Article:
Swedish Foreign Minister Ann Linde said on Friday she would seek parliamentary support to request a European arms embargo on Turkey due to its invasion of northern Syria, in advance of the EU’s foreign ministers meeting on October 14.
Linde, who appeared on the state-run SVT program “Aktuellt,” declared Sweden’s intention to side with the EU, adding that Sweden, like Germany and France, believes that Turkey’s military offensive in northern Syria is a violation of international law.
Referring to the UN’s urgent Security Council meeting on Turkey and the EU’s sharp statement against the Turkish military offensive, the Swedish foreign minister expressed optimism that strong international pressure on Turkey’s President Recep Tayyip Erdoğan would produce results.
Linde also mentioned the international fear that the Islamic State in Iraq and Syria (ISIS) would take advantage of the security vacuum caused by Turkey’s attack and accomplish a possible mass prison break.
“There is the risk that ISIS people will leave the camps and will be free. They can then take up the fight again and carry out terrorist acts,” she said.
In response to President Erdoğan, who said Ankara would send the 3.6 million Syrian refugees currently in Turkey to Europe if European countries label the country’s military incursion in Syria as an occupation, the Swedish minister said Erdoğan had previously made similar empty threats.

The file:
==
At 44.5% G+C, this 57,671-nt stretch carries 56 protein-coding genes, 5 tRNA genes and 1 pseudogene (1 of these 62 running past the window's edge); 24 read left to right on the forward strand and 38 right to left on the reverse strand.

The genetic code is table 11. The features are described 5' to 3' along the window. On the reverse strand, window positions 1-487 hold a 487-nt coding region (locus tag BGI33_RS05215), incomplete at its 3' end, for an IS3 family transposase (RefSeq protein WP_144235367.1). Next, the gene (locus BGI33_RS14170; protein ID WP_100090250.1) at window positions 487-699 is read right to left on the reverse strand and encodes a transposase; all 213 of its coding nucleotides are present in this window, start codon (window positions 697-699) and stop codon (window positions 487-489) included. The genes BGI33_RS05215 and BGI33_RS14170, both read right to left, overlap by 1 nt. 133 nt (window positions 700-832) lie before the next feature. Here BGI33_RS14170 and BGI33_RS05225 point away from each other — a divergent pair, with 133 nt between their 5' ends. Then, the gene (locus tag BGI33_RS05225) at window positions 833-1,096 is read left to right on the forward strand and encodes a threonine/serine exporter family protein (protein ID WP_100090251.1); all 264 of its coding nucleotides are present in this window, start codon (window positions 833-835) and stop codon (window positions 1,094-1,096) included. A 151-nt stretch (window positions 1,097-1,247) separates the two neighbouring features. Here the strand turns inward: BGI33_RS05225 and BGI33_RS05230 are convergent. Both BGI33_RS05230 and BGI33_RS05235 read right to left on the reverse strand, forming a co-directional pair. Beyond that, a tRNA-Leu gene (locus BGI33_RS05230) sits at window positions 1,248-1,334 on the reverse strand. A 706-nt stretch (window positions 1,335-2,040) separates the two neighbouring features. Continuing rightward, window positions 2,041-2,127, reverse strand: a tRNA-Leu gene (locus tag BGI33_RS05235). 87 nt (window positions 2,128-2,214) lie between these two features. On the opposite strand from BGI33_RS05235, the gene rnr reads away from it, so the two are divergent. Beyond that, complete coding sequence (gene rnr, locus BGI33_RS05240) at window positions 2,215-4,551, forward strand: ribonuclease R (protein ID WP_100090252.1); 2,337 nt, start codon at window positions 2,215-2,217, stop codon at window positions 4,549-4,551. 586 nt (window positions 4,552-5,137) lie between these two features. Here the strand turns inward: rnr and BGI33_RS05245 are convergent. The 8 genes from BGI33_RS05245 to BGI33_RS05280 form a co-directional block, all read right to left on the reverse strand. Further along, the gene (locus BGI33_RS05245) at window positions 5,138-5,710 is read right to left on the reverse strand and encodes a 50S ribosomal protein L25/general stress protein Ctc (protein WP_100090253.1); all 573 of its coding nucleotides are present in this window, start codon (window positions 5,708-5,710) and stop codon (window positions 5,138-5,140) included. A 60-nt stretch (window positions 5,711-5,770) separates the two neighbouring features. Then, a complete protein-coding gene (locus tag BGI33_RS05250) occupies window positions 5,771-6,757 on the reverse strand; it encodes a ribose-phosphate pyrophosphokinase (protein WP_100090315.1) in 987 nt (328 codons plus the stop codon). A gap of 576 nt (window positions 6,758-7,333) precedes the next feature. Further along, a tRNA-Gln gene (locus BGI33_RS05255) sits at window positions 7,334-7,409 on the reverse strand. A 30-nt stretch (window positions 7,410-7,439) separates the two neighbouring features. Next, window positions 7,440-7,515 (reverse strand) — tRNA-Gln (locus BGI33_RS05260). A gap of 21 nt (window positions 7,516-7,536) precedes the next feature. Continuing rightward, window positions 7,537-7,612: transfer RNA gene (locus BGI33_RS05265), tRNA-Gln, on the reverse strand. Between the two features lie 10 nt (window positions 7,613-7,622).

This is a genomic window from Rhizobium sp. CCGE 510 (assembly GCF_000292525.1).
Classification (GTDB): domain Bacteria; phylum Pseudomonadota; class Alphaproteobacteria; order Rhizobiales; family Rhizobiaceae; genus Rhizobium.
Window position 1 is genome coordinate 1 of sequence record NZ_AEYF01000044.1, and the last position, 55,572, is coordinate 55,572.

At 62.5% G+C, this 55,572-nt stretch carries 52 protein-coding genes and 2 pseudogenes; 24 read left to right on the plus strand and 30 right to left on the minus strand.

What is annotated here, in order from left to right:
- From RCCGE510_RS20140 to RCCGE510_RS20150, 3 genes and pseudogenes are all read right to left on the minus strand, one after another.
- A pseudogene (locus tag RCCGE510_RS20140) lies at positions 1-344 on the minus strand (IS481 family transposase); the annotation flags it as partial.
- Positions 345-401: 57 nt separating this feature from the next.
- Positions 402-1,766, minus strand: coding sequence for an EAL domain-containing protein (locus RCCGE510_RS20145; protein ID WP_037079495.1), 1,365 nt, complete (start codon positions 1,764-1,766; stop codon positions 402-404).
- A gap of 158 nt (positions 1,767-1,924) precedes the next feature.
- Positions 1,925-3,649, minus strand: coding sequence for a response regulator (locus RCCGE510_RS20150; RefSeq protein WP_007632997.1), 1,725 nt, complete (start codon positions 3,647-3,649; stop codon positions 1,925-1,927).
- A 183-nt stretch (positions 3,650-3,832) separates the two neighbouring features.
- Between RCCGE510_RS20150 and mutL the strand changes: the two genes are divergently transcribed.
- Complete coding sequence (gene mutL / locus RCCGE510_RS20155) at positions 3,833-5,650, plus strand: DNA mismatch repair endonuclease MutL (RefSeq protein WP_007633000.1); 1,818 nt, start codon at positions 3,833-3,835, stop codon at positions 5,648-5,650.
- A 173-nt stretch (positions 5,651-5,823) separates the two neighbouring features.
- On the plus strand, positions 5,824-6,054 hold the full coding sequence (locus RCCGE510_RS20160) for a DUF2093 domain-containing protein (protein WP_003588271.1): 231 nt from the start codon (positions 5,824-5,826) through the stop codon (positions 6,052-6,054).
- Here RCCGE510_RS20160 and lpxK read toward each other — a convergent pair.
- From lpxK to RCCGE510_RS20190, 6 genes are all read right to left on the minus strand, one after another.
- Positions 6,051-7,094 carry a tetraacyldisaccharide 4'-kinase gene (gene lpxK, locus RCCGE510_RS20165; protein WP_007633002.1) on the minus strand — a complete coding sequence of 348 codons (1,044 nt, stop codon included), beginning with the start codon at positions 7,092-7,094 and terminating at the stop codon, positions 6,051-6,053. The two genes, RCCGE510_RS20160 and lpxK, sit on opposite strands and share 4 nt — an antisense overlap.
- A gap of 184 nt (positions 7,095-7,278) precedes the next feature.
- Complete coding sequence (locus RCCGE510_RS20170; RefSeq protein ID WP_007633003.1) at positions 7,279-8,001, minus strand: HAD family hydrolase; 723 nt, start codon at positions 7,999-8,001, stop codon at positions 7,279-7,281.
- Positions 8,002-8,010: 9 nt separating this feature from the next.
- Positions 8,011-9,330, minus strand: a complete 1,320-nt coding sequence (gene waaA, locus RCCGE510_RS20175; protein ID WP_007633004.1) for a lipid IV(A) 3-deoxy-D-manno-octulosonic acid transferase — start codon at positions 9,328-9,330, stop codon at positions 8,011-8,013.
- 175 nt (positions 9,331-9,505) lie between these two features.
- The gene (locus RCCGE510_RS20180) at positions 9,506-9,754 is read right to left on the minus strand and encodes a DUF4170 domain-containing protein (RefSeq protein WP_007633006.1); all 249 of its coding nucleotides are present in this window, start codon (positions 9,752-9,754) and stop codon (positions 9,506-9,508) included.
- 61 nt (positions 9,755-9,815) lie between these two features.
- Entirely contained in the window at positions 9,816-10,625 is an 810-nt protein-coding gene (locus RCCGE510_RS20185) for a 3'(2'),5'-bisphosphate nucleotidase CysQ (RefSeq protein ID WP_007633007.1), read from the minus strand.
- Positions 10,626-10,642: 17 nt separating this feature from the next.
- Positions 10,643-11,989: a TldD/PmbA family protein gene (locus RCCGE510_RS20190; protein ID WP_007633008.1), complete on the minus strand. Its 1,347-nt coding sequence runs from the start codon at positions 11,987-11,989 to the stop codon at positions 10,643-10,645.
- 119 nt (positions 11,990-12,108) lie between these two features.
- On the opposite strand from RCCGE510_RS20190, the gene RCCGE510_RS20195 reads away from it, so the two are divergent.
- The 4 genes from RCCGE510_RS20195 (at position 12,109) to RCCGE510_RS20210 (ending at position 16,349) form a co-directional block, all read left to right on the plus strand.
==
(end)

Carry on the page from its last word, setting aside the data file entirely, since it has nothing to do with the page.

“In fact, both the EU and Turkey have seen that it is the best way to deal with refugees. There have been empty threats in the past, but I think Erdoğan wants to stick to the agreement with the EU because it has been proven to work.”
Meanwhile, five major parties in the Riksdag (Swedish Parliament) demanded that the government stop the export of military equipment to Turkey. The Christian Democrats (KD), Liberals (L), Greens (G), Center Party (C) and Leftists (V) apparently arrived at a consensus to put pressure on the government even if the EU fails to impose an arms embargo.
Sweden’s military exports to Turkey have risen sharply in recent years. In 2018, exports amounted to approximately SEK 299 million (around $30 million), compared to only SEK 21 million ($2.1 million) five years earlier, according to Sweden’s Svenska Dagbladet daily.
Sweden’s new regulation on arms exports that became effective in April 2018 suggests that extensive human rights violations and a state of war constitute obstacles to exporting arms to the buyer country.
Swedish neighbors Finland and Norway announced the suspension of all new military hardware to Turkey following Turkey’s incursion into Syria.